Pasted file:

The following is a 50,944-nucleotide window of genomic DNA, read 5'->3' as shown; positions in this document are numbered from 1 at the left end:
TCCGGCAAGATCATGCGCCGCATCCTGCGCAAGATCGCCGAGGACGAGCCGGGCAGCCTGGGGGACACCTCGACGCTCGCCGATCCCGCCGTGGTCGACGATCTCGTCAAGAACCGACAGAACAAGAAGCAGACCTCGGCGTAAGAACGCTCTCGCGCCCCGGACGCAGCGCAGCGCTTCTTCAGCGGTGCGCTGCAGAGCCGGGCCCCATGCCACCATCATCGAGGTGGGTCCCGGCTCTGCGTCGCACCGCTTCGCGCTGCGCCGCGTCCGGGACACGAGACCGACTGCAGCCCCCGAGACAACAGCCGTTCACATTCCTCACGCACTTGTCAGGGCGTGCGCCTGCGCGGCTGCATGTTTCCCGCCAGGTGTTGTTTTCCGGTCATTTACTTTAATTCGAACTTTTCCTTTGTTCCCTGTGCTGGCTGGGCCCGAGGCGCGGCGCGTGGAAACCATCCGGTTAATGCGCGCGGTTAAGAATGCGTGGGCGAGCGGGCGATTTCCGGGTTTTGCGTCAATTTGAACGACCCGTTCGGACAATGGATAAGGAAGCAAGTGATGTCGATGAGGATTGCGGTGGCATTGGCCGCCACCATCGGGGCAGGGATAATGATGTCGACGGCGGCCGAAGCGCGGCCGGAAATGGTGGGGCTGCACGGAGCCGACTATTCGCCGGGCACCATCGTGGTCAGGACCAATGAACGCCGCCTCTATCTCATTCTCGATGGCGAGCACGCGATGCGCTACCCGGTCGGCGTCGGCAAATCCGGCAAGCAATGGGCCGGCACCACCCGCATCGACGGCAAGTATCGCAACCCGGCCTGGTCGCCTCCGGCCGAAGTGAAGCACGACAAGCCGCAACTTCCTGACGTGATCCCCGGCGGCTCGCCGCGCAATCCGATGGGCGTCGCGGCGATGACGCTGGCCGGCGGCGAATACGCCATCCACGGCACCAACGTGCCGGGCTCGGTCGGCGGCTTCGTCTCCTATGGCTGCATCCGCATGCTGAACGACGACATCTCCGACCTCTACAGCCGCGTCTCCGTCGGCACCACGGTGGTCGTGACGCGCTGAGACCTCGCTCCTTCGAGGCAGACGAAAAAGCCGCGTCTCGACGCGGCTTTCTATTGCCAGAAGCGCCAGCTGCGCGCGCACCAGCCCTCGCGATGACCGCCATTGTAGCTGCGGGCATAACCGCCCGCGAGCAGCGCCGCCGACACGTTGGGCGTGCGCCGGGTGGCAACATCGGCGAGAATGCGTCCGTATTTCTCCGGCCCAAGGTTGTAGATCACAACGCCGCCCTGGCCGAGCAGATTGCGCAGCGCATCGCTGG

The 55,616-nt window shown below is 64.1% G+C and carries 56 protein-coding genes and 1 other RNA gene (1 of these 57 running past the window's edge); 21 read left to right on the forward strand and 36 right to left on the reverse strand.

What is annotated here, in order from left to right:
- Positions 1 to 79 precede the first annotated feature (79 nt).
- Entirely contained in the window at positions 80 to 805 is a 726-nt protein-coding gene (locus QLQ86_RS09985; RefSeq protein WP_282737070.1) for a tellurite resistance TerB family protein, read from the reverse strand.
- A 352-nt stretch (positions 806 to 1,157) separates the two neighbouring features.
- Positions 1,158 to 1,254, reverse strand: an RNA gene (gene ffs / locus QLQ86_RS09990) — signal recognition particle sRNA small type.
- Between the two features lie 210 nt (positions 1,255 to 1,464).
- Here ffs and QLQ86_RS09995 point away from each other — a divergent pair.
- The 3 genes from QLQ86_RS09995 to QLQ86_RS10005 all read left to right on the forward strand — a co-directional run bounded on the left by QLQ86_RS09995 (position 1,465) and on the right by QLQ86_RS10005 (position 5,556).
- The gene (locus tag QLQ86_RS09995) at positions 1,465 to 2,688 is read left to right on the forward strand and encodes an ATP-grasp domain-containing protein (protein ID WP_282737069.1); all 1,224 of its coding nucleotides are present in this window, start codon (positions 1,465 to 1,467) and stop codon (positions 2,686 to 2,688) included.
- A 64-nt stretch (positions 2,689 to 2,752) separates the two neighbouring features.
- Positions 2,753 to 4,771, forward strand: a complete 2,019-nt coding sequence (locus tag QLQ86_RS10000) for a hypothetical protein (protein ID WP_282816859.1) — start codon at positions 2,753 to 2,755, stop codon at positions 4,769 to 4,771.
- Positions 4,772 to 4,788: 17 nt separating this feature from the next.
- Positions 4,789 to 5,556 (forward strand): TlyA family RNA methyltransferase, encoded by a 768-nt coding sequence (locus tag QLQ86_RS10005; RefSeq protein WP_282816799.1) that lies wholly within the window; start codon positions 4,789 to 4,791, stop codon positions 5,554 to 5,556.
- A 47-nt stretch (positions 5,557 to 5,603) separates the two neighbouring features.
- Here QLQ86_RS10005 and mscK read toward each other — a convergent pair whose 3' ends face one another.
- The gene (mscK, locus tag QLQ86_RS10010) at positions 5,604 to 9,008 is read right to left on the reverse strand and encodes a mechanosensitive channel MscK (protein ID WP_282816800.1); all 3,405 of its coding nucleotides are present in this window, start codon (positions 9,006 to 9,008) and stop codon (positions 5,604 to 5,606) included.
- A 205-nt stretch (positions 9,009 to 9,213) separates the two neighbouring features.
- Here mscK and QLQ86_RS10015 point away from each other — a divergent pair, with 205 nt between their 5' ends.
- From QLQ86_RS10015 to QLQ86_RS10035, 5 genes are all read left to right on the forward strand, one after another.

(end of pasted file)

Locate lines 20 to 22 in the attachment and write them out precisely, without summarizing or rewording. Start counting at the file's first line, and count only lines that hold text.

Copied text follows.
- A 205-nt stretch (positions 9,009 to 9,213) separates the two neighbouring features.
- Here mscK and QLQ86_RS10015 point away from each other — a divergent pair, with 205 nt between their 5' ends.
- From QLQ86_RS10015 to QLQ86_RS10035, 5 genes are all read left to right on the forward strand, one after another.